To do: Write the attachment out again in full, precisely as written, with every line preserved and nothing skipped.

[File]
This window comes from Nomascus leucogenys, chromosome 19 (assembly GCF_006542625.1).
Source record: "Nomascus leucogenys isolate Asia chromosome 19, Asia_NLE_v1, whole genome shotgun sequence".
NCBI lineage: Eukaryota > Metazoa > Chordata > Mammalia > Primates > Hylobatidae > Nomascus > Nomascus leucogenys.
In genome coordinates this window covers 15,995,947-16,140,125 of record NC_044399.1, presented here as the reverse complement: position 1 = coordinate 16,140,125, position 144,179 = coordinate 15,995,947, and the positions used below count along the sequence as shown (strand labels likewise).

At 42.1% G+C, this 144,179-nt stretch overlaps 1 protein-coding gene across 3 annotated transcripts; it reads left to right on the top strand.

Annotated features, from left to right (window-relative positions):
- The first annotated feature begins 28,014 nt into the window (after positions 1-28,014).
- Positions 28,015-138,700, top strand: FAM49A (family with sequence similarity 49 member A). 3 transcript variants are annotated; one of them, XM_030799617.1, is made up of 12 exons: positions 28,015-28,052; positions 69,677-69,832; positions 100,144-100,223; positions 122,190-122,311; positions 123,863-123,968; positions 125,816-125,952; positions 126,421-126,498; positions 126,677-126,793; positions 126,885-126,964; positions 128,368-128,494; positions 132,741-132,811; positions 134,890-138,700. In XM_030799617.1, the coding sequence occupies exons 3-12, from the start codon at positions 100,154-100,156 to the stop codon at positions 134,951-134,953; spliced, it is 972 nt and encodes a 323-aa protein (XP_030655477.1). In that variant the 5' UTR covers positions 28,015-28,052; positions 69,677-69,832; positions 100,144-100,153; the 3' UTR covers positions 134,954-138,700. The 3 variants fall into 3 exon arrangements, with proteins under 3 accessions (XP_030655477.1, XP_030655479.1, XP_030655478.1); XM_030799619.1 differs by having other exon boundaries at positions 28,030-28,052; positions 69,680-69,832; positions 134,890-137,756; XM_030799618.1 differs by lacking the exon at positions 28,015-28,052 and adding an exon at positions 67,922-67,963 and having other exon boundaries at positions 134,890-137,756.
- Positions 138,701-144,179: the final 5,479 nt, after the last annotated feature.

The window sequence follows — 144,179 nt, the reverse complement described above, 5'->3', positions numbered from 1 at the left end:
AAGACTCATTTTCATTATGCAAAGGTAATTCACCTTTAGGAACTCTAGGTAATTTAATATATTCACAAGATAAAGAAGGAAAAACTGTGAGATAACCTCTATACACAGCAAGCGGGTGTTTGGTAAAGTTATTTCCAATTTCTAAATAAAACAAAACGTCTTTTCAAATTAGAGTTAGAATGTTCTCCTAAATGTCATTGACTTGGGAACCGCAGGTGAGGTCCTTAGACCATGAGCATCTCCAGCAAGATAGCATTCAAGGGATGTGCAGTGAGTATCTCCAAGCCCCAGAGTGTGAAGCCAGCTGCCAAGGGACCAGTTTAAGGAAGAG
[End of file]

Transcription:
This window comes from Nomascus leucogenys, chromosome 19 (assembly GCF_006542625.1).
Source record: "Nomascus leucogenys isolate Asia chromosome 19, Asia_NLE_v1, whole genome shotgun sequence".
NCBI lineage: Eukaryota > Metazoa > Chordata > Mammalia > Primates > Hylobatidae > Nomascus > Nomascus leucogenys.
In genome coordinates this window covers 15,995,947-16,140,125 of record NC_044399.1, presented here as the reverse complement: position 1 = coordinate 16,140,125, position 144,179 = coordinate 15,995,947, and the positions used below count along the sequence as shown (strand labels likewise).

At 42.1% G+C, this 144,179-nt stretch overlaps 1 protein-coding gene across 3 annotated transcripts; it reads left to right on the top strand.

Annotated features, from left to right (window-relative positions):
- The first annotated feature begins 28,014 nt into the window (after positions 1-28,014).
- Positions 28,015-138,700, top strand: FAM49A (family with sequence similarity 49 member A). 3 transcript variants are annotated; one of them, XM_030799617.1, is made up of 12 exons: positions 28,015-28,052; positions 69,677-69,832; positions 100,144-100,223; positions 122,190-122,311; positions 123,863-123,968; positions 125,816-125,952; positions 126,421-126,498; positions 126,677-126,793; positions 126,885-126,964; positions 128,368-128,494; positions 132,741-132,811; positions 134,890-138,700. In XM_030799617.1, the coding sequence occupies exons 3-12, from the start codon at positions 100,154-100,156 to the stop codon at positions 134,951-134,953; spliced, it is 972 nt and encodes a 323-aa protein (XP_030655477.1). In that variant the 5' UTR covers positions 28,015-28,052; positions 69,677-69,832; positions 100,144-100,153; the 3' UTR covers positions 134,954-138,700. The 3 variants fall into 3 exon arrangements, with proteins under 3 accessions (XP_030655477.1, XP_030655479.1, XP_030655478.1); XM_030799619.1 differs by having other exon boundaries at positions 28,030-28,052; positions 69,680-69,832; positions 134,890-137,756; XM_030799618.1 differs by lacking the exon at positions 28,015-28,052 and adding an exon at positions 67,922-67,963 and having other exon boundaries at positions 134,890-137,756.
- Positions 138,701-144,179: the final 5,479 nt, after the last annotated feature.

The window sequence follows — 144,179 nt, the reverse complement described above, 5'->3', positions numbered from 1 at the left end:
AAGACTCATTTTCATTATGCAAAGGTAATTCACCTTTAGGAACTCTAGGTAATTTAATATATTCACAAGATAAAGAAGGAAAAACTGTGAGATAACCTCTATACACAGCAAGCGGGTGTTTGGTAAAGTTATTTCCAATTTCTAAATAAAACAAAACGTCTTTTCAAATTAGAGTTAGAATGTTCTCCTAAATGTCATTGACTTGGGAACCGCAGGTGAGGTCCTTAGACCATGAGCATCTCCAGCAAGATAGCATTCAAGGGATGTGCAGTGAGTATCTCCAAGCCCCAGAGTGTGAAGCCAGCTGCCAAGGGACCAGTTTAAGGAAGAG